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This article was published 12/10/2017 (1507 days ago), so information in it may no longer be current.
OTTAWA — Manitoba farmers say their bumper crop could be left sitting in storage bins — and they could be out millions — if limited rail capacity prevents it from being shipped to market.
Dan Mazier, president of Keystone Agricultural Producers, says Manitoba farmers have harvested above-average canola and cereal crops this year, but they worry about another disastrous rail backlog such as the one that occurred three years ago.
"Can that happen again? Yes, most definitely, and it just about happened last winter," Mazier said, citing an unwieldy corporate system and expired federal legislation.
In 2013-14, grain farmers saw an unprecedented harvest, yielding one-third more wheat and canola than the previous year, thanks to favourable weather and improvements in crop technology.
But Canada’s railways couldn’t keep up. Harsh winter rail conditions, combined with a lack of co-ordination, meant barns and grain elevators sat full for months as farmers lost out on billions.
A study last spring by the Canada West Foundation concluded that lack of capacity cost farmers across Canada a combined $6.5 billion in 2013-14 and 2014-15.
Five years ago, the former Conservative government disbanded the Canadian Wheat Board’s monopoly, which some claim would have better managed rail capacity. But the foundation’s study suggests there was simply too much grain to move.
That opinion is shared by Mark Hemmes, president of Quorum Corp., which is commissioned by the federal government to assess how smoothly grain shipments are rolling.
He says it’s too early to tell whether this year’s harvest will cause a backlog. "At this point in time, it’s a curiosity; I wouldn’t say it’s a concern," Hemmes said.
"The government hasn’t (got) the capability to do anything about it, but they do track it. And we’re talking to them pretty much daily lately, because they’re very keen to understand that everything is working well."
He said last year’s late harvest showed a frailty in Canada’s rail network. Shipping giant Hanjin declared bankruptcy, causing a container backlog in Vancouver shipyards. Mazier says that "rattled the industry," but he said CP Rail didn’t have enough stock to get grain shipped out of southwestern Manitoba and southeastern Saskatchewan.
Currently, farmers have industry groups request rail cars, and the two major rail companies, CN Rail and CP Rail, chose how many cars to provide based on their stock and demand from other customers, such as oil companies.
"It’s quite a logistical nightmare to try to make the two systems operate properly and efficiently," Mazier said. "That’s the way our system works right now, and it’s bizarre."
"It pecks away at our integrity, as far as being a reliable supplier of grain in the world."
The Ag Transport Coalition, which tallies industry requests for cars versus how many were shipped, shows decent numbers for last week: CN filled 81 per cent of orders, while CP filled 92 per cent.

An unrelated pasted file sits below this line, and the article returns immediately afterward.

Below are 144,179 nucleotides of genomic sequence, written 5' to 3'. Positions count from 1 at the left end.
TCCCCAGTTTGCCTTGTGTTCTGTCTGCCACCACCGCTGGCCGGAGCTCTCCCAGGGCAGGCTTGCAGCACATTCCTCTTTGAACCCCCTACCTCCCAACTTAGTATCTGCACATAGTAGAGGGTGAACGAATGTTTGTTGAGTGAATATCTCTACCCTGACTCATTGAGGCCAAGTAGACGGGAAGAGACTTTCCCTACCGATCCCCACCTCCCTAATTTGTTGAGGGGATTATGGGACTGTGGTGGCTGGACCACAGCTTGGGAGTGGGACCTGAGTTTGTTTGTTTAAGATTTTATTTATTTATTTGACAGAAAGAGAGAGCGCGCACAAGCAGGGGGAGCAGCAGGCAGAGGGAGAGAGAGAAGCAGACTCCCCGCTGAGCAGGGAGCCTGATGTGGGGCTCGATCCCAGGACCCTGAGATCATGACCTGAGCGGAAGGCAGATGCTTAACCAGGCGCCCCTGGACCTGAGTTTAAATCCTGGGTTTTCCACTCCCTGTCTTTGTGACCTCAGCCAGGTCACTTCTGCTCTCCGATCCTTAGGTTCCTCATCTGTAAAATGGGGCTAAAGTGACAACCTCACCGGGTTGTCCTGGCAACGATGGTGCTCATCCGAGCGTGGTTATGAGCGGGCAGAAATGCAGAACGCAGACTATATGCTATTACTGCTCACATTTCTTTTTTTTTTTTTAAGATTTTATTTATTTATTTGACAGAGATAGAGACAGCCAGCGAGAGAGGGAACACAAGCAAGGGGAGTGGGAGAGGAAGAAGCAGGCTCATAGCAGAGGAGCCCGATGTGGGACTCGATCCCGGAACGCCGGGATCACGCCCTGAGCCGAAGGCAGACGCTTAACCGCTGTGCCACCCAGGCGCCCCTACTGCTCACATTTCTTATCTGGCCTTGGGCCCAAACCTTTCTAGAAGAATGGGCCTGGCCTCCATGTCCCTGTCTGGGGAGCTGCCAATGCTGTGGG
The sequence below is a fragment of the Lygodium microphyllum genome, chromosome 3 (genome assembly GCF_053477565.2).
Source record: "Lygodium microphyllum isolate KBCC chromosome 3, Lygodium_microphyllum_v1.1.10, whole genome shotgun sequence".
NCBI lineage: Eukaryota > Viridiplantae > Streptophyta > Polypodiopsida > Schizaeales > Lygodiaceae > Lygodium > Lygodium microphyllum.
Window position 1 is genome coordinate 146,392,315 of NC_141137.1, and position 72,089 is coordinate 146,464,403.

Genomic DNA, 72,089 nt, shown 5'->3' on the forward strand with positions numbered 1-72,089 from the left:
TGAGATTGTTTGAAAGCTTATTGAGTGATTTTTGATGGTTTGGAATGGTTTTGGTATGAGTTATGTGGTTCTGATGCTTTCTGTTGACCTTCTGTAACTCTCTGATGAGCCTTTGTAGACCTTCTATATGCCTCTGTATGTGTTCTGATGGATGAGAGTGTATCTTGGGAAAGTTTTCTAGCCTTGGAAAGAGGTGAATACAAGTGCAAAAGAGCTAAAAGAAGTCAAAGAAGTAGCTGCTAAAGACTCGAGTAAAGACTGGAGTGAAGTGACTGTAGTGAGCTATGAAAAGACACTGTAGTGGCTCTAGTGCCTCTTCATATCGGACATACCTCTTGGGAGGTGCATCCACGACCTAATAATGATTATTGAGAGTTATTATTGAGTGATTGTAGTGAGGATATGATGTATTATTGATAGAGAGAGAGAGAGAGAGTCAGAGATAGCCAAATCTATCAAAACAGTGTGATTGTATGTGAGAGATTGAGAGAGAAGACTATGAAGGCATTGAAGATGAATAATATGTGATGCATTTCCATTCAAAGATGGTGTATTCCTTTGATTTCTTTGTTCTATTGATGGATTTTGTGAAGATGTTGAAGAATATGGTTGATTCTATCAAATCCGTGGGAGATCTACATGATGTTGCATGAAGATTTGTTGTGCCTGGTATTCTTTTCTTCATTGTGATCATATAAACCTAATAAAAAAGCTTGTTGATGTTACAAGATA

But a year ago, when CN filled 93 per cent of queries, CP lagged at 74 per cent.
Mazier said rail companies have accused farmers of over-requesting rail cars, in anticipation of not getting their full order. He couldn’t say whether that has happened.
Neither CN Rail nor CP Rail responded to requests for an interview Thursday.
A CN report earlier this year said the company would tabulate grain supply at elevators, ports and terminals, to boost efficiency this fall. "Surplus rail cars are being positioned in strategic locations across Western Canada in preparation for the post-harvest surge in rail car demand," reads the report.
CP noted it’s two months into shipping this year’s grain, and placed a record number of empty cars at Prairie elevators in September. The company’s assistant vice-president for sales said in a statement he anticipates a smooth year.
"Last year’s 72-million-metric-tonne western Canadian harvest was a near-record, yet we experienced minimal issues in delivering our share of it," wrote Murray Hamilton. "I believe this proves we have the capacity to get the job done."
He noted that 75 per cent of the company’s grain business runs on designated unit trains, meaning all connected wagons haul the same type of product to eliminate time-consuming stops to separate the fleet.
In Ottawa, Department of Agriculture officials said they’re aware of this year’s bumper crop.
New regulations are also in the works. The 2013-14 crisis sparked temporary rules to keep grain moving on rail, which expired in August.
In their place, Transport Minister Marc Garneau tabled legislation in May that would let shippers seek compensation from railway companies, define service standards and compel companies to report performance data.
Bill C-49 would allow "interswitching," in which farmers can access a competing railway under certain conditions. The bill hasn’t yet been approved.
This spring, the Liberals also extended an industry working group that keeps an eye on supply-chain efficiency, as well as the monitoring program led by Hemmes. In their last budget, the Liberals set aside $2 billion to improve the reliability of trade corridors.
Parliamentary bureau chief
In Ottawa, Dylan enjoys snooping through freedom-of-information requests and asking politicians: "What about Manitoba?"